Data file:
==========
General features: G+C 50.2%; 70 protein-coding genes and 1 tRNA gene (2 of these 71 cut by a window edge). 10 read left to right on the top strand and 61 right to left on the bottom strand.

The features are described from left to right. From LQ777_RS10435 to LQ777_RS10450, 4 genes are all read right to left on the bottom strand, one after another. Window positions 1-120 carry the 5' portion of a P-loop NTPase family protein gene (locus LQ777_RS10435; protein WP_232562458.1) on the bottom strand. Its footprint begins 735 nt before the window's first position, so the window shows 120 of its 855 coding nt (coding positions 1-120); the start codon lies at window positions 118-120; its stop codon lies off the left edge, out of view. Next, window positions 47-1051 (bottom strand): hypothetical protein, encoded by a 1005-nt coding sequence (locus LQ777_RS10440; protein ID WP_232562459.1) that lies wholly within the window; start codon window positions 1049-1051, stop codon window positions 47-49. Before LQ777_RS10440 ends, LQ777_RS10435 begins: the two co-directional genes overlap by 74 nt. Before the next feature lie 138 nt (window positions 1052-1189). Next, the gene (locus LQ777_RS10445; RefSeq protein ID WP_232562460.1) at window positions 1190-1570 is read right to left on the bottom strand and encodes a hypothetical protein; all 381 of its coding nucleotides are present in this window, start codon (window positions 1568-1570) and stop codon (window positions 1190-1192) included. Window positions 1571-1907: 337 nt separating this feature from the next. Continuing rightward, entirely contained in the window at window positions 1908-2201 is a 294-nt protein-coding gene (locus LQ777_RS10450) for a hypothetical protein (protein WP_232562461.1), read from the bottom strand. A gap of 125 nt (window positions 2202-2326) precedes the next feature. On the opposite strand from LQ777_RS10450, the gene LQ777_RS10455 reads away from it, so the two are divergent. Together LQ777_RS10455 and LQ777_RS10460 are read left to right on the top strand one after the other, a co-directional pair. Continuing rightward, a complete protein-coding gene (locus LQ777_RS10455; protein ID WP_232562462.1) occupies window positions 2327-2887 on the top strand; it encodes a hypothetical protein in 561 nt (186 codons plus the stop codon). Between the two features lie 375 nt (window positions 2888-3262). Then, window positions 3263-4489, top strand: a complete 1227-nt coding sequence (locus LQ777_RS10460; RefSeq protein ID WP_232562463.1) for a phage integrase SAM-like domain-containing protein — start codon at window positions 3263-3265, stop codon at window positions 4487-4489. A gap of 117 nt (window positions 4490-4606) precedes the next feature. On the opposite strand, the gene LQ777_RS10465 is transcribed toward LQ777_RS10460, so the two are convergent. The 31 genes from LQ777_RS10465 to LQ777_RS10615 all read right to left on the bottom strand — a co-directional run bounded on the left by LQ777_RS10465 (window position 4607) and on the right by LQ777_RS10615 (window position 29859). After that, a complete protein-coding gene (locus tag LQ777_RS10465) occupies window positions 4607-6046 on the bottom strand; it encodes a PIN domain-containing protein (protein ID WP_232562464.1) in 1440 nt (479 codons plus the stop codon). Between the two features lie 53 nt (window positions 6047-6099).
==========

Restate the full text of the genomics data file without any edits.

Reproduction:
General features: G+C 50.2%; 70 protein-coding genes and 1 tRNA gene (2 of these 71 cut by a window edge). 10 read left to right on the top strand and 61 right to left on the bottom strand.

The features are described from left to right. From LQ777_RS10435 to LQ777_RS10450, 4 genes are all read right to left on the bottom strand, one after another. Window positions 1-120 carry the 5' portion of a P-loop NTPase family protein gene (locus LQ777_RS10435; protein WP_232562458.1) on the bottom strand. Its footprint begins 735 nt before the window's first position, so the window shows 120 of its 855 coding nt (coding positions 1-120); the start codon lies at window positions 118-120; its stop codon lies off the left edge, out of view. Next, window positions 47-1051 (bottom strand): hypothetical protein, encoded by a 1005-nt coding sequence (locus LQ777_RS10440; protein ID WP_232562459.1) that lies wholly within the window; start codon window positions 1049-1051, stop codon window positions 47-49. Before LQ777_RS10440 ends, LQ777_RS10435 begins: the two co-directional genes overlap by 74 nt. Before the next feature lie 138 nt (window positions 1052-1189). Next, the gene (locus LQ777_RS10445; RefSeq protein ID WP_232562460.1) at window positions 1190-1570 is read right to left on the bottom strand and encodes a hypothetical protein; all 381 of its coding nucleotides are present in this window, start codon (window positions 1568-1570) and stop codon (window positions 1190-1192) included. Window positions 1571-1907: 337 nt separating this feature from the next. Continuing rightward, entirely contained in the window at window positions 1908-2201 is a 294-nt protein-coding gene (locus LQ777_RS10450) for a hypothetical protein (protein WP_232562461.1), read from the bottom strand. A gap of 125 nt (window positions 2202-2326) precedes the next feature. On the opposite strand from LQ777_RS10450, the gene LQ777_RS10455 reads away from it, so the two are divergent. Together LQ777_RS10455 and LQ777_RS10460 are read left to right on the top strand one after the other, a co-directional pair. Continuing rightward, a complete protein-coding gene (locus LQ777_RS10455; protein ID WP_232562462.1) occupies window positions 2327-2887 on the top strand; it encodes a hypothetical protein in 561 nt (186 codons plus the stop codon). Between the two features lie 375 nt (window positions 2888-3262). Then, window positions 3263-4489, top strand: a complete 1227-nt coding sequence (locus LQ777_RS10460; RefSeq protein ID WP_232562463.1) for a phage integrase SAM-like domain-containing protein — start codon at window positions 3263-3265, stop codon at window positions 4487-4489. A gap of 117 nt (window positions 4490-4606) precedes the next feature. On the opposite strand, the gene LQ777_RS10465 is transcribed toward LQ777_RS10460, so the two are convergent. The 31 genes from LQ777_RS10465 to LQ777_RS10615 all read right to left on the bottom strand — a co-directional run bounded on the left by LQ777_RS10465 (window position 4607) and on the right by LQ777_RS10615 (window position 29859). After that, a complete protein-coding gene (locus tag LQ777_RS10465) occupies window positions 4607-6046 on the bottom strand; it encodes a PIN domain-containing protein (protein ID WP_232562464.1) in 1440 nt (479 codons plus the stop codon). Between the two features lie 53 nt (window positions 6047-6099).